Pablo Larrain's “No” looks and feels like a cruddy VHS tape recording of the revolution being televised, an often brilliant and caustically satirical evocation of how media and messaging finally brought an end to General Augusto Pinochet's reign in Chile. “No” plays like a historical document, rewinding to that moment in 1988 when the Chilean people were, at long last, able to dislodge their dictator.
Any discussion of this docudrama must start with technical specs, because they lend “No” much of its power and realism. Lorrain shot “No” on magnetic analog videotape in the old 4:3 aspect ratio, so it looks like Chilean television from the late-1980s. This was a shrewd artistic decision: by shooting the story of ad executive René Saavedra (Gael Garcia Bernal) using antique technology, Lorrain is able to seamlessly integrate real footage from both sides of the campaign without disrupting the sense of time and place.
After 15 years in office, during which over 3,000 of Pinochet's political opponents and dissidents were executed and thousands more imprisoned, Pinochet's military government confidently scheduled a plebiscite in 1988 — an opportunity for voters to decide whether to retain Pinochet in office or hold elections for new leadership. It became a question of “si” or “no”: voters could either vote “yes” to keep Pinochet in office or vote against his unchecked power.
Lorrain wisely chose not to idealize the “no” movement: in the beginning, it was dominated by ideologues who were highly principled but had no concept of how to persuade or win.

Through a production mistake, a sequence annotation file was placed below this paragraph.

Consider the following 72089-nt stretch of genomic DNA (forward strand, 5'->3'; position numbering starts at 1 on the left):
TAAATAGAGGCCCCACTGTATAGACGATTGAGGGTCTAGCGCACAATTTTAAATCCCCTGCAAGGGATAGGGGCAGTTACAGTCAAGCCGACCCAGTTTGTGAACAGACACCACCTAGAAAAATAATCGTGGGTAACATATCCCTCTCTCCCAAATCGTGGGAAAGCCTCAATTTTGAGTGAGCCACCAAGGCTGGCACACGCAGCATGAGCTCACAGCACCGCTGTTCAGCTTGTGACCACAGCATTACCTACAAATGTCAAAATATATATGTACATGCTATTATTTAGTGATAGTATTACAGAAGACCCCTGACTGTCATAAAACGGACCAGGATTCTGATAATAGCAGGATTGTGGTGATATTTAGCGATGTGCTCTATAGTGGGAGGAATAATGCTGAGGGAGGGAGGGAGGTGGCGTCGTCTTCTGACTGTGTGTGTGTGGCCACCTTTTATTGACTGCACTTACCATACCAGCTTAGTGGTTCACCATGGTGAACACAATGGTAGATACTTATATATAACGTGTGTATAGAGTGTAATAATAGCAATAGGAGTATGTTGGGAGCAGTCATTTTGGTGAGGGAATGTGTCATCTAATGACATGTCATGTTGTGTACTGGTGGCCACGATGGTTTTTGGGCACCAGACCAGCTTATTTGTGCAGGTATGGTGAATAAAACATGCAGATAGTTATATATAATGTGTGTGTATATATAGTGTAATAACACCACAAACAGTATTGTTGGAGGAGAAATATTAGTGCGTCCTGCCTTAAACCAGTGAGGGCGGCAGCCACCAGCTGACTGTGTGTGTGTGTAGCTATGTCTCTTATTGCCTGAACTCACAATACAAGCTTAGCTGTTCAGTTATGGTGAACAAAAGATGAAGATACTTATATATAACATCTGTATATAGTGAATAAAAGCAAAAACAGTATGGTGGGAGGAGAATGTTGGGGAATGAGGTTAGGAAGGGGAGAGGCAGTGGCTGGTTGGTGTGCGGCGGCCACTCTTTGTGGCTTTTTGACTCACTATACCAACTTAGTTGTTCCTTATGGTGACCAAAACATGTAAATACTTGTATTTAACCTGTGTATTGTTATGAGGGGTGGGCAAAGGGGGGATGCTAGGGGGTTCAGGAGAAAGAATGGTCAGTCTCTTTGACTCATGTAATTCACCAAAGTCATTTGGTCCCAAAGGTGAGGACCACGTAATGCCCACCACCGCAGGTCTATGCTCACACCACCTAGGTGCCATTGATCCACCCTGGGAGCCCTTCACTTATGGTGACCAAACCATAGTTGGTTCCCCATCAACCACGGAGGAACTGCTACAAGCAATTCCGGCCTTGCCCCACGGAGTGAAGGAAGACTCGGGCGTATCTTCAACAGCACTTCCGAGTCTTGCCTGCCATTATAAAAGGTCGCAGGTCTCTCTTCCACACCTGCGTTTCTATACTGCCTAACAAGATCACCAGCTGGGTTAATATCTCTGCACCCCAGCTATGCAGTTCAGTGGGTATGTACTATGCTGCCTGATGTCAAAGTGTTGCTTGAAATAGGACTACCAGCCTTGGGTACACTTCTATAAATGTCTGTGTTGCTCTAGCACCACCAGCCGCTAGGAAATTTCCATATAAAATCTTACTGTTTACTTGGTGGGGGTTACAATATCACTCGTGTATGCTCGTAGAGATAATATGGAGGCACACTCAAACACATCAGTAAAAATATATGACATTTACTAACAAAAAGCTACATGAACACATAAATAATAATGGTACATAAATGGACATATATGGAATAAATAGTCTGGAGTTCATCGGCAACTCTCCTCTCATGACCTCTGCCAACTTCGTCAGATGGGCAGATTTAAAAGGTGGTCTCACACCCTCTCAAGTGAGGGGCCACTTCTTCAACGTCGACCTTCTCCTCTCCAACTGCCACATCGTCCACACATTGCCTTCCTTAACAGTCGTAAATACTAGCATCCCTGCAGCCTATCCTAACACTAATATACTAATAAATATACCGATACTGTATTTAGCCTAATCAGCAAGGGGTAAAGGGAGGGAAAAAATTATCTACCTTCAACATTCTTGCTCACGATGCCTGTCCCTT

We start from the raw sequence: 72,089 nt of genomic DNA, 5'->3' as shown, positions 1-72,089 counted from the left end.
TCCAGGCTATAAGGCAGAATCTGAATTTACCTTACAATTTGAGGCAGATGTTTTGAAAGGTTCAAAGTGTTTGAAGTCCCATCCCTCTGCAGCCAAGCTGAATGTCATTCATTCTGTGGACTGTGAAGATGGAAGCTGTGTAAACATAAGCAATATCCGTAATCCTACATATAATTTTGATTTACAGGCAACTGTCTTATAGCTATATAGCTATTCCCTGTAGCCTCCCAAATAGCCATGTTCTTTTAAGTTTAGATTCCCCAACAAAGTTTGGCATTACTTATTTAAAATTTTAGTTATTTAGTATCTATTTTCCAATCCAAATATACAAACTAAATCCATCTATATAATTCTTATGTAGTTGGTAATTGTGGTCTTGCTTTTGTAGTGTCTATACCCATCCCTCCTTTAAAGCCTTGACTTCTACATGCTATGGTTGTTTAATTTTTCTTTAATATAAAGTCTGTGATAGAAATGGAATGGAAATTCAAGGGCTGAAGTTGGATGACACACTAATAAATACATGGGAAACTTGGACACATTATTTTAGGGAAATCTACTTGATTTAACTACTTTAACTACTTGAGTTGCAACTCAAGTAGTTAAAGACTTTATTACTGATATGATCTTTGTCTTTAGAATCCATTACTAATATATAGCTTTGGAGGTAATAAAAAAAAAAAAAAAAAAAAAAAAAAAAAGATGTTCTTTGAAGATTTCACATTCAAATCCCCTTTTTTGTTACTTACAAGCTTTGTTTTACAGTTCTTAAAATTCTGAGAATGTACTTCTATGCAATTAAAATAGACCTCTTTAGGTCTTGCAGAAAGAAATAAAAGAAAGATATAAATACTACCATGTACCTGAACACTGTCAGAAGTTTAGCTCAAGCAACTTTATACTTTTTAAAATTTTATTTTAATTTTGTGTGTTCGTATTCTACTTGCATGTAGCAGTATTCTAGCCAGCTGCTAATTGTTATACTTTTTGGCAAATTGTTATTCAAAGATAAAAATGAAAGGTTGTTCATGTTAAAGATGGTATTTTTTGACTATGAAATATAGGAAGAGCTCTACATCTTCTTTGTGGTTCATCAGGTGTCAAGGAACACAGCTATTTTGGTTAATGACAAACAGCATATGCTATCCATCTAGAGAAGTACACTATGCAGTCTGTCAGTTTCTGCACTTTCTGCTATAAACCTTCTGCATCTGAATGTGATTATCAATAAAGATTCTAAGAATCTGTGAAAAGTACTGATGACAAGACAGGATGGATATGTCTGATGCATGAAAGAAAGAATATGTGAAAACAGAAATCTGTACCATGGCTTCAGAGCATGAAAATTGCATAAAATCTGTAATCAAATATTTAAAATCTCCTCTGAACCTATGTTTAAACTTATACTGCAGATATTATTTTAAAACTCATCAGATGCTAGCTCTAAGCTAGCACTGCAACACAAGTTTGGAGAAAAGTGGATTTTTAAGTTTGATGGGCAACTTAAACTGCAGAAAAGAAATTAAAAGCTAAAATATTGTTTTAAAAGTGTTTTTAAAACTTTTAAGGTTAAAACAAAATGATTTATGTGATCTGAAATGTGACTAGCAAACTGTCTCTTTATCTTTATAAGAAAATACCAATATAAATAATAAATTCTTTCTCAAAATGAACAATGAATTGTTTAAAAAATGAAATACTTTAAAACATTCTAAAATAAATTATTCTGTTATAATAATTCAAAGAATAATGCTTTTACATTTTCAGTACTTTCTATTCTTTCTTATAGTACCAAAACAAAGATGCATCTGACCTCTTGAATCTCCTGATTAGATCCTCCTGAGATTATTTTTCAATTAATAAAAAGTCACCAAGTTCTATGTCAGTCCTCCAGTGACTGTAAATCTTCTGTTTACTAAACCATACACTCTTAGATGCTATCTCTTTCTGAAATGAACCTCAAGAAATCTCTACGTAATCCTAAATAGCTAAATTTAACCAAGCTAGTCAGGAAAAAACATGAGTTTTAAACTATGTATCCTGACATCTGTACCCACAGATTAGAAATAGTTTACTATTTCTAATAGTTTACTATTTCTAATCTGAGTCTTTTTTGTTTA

The early meetings depict a group of people who were used to being on the losing end of things under Pinochet, possibly even mildly addicted to the idea of being underdogs.
Saavedra, in contrast, was in the business of selling soft drinks — his ads for a South American soda look like the MTV-saturated, ultra-smiley ads of the 1980s. He knew there was a better way to get the point across than stern lectures.
Because of Larrain's technique, real figures from the time period figure prominently in “No” without feeling like images dredged from the archives. Pinochet's real “Si” campaign images are used and display a complete disconnect or disregard for reality, and American celebrities such as Christopher Reeve, Jane Fonda and Richard Dreyfuss are shown in their “No” messages. Ultimately, the anti-Pinochet campaign won by a landslide and elections were held in 1990, and “No” realistically and convincingly chronicles a successful campaign for Chile's hearts and minds.
— George Lang